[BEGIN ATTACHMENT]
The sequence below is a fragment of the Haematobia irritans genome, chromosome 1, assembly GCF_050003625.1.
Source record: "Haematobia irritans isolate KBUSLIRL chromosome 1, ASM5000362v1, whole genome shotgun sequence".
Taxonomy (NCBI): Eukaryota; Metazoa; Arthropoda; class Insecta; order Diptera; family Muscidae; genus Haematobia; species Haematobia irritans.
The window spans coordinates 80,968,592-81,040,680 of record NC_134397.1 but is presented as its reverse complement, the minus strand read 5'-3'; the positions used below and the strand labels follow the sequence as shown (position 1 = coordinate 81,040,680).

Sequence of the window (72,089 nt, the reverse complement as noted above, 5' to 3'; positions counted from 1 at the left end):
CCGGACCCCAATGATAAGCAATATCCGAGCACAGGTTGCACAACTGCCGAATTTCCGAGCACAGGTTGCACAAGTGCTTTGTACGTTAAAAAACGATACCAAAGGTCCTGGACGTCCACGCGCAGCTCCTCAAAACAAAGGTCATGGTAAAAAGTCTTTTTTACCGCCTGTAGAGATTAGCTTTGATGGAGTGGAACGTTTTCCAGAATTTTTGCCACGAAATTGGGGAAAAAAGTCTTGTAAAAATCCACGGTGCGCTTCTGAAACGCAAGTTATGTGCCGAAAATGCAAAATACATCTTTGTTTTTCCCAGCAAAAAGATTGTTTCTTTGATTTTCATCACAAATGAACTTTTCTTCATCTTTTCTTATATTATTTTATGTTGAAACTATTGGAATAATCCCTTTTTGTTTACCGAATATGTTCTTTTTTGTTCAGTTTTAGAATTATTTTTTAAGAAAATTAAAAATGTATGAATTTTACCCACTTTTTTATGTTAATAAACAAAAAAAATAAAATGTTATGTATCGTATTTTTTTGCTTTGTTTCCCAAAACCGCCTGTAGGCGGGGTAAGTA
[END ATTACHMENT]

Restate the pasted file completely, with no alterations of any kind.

The sequence below is a fragment of the Haematobia irritans genome, chromosome 1, assembly GCF_050003625.1.
Source record: "Haematobia irritans isolate KBUSLIRL chromosome 1, ASM5000362v1, whole genome shotgun sequence".
Taxonomy (NCBI): Eukaryota; Metazoa; Arthropoda; class Insecta; order Diptera; family Muscidae; genus Haematobia; species Haematobia irritans.
The window spans coordinates 80,968,592-81,040,680 of record NC_134397.1 but is presented as its reverse complement, the minus strand read 5'-3'; the positions used below and the strand labels follow the sequence as shown (position 1 = coordinate 81,040,680).

Sequence of the window (72,089 nt, the reverse complement as noted above, 5' to 3'; positions counted from 1 at the left end):
CCGGACCCCAATGATAAGCAATATCCGAGCACAGGTTGCACAACTGCCGAATTTCCGAGCACAGGTTGCACAAGTGCTTTGTACGTTAAAAAACGATACCAAAGGTCCTGGACGTCCACGCGCAGCTCCTCAAAACAAAGGTCATGGTAAAAAGTCTTTTTTACCGCCTGTAGAGATTAGCTTTGATGGAGTGGAACGTTTTCCAGAATTTTTGCCACGAAATTGGGGAAAAAAGTCTTGTAAAAATCCACGGTGCGCTTCTGAAACGCAAGTTATGTGCCGAAAATGCAAAATACATCTTTGTTTTTCCCAGCAAAAAGATTGTTTCTTTGATTTTCATCACAAATGAACTTTTCTTCATCTTTTCTTATATTATTTTATGTTGAAACTATTGGAATAATCCCTTTTTGTTTACCGAATATGTTCTTTTTTGTTCAGTTTTAGAATTATTTTTTAAGAAAATTAAAAATGTATGAATTTTACCCACTTTTTTATGTTAATAAACAAAAAAAATAAAATGTTATGTATCGTATTTTTTTGCTTTGTTTCCCAAAACCGCCTGTAGGCGGGGTAAGTA